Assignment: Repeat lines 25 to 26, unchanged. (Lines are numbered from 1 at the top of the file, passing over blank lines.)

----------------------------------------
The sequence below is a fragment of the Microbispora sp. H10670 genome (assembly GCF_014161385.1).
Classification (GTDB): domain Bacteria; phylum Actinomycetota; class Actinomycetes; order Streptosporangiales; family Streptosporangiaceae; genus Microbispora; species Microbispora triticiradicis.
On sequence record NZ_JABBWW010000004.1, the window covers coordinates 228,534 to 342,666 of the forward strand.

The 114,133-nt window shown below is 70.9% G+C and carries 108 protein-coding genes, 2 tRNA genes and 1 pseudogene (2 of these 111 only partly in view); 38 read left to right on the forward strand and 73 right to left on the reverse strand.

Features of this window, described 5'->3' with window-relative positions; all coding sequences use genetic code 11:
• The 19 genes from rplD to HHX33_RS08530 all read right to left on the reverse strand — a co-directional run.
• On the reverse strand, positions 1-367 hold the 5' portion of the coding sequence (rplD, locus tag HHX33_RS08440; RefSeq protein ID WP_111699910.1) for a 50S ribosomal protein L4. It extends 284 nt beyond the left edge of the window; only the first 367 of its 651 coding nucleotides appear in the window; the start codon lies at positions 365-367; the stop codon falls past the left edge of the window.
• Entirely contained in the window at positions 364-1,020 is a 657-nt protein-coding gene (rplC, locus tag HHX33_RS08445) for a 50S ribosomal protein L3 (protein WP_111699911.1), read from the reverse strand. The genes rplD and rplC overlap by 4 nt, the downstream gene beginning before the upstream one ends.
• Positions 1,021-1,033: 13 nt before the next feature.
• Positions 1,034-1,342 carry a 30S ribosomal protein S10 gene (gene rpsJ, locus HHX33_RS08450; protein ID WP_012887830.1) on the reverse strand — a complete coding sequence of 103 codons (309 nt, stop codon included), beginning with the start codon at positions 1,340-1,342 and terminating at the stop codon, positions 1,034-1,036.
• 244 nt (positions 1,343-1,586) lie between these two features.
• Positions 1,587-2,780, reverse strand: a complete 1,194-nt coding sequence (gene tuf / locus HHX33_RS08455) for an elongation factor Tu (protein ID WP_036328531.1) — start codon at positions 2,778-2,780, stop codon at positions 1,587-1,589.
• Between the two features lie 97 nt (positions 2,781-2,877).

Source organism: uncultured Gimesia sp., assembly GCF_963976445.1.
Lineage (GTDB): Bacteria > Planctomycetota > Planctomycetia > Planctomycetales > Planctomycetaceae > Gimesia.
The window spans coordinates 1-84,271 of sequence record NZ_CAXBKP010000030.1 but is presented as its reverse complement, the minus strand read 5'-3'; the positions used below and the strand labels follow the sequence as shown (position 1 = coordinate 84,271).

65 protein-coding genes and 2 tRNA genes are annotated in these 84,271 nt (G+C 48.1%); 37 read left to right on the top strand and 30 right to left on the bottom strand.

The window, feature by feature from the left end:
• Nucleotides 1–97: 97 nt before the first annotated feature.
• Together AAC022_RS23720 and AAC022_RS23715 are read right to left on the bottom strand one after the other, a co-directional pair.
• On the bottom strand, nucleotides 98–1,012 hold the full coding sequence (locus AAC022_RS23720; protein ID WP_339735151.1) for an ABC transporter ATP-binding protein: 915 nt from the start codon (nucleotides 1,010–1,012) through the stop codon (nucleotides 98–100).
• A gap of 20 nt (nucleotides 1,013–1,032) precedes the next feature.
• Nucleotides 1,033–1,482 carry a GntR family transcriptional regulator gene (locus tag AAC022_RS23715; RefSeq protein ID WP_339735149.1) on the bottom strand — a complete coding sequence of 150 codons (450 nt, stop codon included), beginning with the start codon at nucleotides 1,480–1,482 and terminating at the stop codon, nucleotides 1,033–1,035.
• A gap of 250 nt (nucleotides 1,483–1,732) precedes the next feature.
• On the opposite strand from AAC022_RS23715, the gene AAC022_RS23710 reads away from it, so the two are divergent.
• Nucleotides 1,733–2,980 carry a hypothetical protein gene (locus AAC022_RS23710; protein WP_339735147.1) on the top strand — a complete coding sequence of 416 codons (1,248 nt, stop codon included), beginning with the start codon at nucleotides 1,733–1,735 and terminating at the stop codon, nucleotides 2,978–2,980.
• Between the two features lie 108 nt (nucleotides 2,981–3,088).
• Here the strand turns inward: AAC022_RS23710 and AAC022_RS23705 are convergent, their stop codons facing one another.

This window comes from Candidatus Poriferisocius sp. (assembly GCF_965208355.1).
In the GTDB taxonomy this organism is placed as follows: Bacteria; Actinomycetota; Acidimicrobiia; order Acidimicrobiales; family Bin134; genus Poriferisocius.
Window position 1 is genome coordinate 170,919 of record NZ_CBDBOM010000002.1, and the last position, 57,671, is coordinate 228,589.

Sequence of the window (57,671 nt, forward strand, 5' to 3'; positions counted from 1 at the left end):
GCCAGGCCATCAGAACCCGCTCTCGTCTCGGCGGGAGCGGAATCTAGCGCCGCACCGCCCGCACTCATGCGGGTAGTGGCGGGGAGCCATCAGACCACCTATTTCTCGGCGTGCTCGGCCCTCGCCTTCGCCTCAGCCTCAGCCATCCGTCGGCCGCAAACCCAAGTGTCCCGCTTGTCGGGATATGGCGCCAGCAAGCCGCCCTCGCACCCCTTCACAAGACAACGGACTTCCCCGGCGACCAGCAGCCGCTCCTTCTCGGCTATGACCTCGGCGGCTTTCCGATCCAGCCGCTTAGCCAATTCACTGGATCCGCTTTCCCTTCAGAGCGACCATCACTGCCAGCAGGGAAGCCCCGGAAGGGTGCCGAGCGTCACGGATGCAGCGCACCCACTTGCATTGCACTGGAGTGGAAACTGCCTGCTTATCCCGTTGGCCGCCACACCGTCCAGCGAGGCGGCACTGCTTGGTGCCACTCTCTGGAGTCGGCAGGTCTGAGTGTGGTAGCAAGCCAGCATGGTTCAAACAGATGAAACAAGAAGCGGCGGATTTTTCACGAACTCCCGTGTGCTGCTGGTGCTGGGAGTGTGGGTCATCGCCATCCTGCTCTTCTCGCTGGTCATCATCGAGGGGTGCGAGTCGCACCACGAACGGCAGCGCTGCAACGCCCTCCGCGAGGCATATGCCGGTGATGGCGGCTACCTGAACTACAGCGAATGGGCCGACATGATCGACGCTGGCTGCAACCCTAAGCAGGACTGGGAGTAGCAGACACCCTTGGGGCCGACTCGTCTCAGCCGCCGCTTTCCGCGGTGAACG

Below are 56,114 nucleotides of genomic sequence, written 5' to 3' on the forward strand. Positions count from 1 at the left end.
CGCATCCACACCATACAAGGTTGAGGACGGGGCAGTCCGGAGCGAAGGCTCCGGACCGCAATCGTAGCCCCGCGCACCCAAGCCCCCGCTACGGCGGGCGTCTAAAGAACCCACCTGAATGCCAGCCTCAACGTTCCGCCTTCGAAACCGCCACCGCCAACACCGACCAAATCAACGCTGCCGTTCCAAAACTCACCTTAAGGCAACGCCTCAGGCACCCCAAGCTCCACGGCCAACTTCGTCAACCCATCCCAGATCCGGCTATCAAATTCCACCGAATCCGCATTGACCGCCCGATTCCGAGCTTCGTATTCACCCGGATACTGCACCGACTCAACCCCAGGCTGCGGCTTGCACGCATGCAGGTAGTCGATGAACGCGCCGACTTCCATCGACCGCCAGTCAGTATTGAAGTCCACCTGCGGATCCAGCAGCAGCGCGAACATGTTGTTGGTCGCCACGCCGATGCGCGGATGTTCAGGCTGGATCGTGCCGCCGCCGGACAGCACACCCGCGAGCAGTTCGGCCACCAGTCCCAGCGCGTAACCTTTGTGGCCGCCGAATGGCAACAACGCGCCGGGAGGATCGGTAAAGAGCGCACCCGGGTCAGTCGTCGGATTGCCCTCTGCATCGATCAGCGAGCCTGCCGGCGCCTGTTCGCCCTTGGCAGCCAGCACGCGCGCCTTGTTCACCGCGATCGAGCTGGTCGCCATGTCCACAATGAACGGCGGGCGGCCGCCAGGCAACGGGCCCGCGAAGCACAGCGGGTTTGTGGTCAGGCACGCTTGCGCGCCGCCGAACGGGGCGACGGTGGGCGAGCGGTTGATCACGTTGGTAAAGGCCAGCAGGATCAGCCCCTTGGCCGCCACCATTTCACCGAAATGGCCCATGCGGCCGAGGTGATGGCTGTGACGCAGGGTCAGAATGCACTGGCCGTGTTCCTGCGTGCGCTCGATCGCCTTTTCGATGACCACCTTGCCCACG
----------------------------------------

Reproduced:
• On the opposite strand from AAC022_RS23715, the gene AAC022_RS23710 reads away from it, so the two are divergent.
• Nucleotides 1,733–2,980 carry a hypothetical protein gene (locus AAC022_RS23710; protein WP_339735147.1) on the top strand — a complete coding sequence of 416 codons (1,248 nt, stop codon included), beginning with the start codon at nucleotides 1,733–1,735 and terminating at the stop codon, nucleotides 2,978–2,980.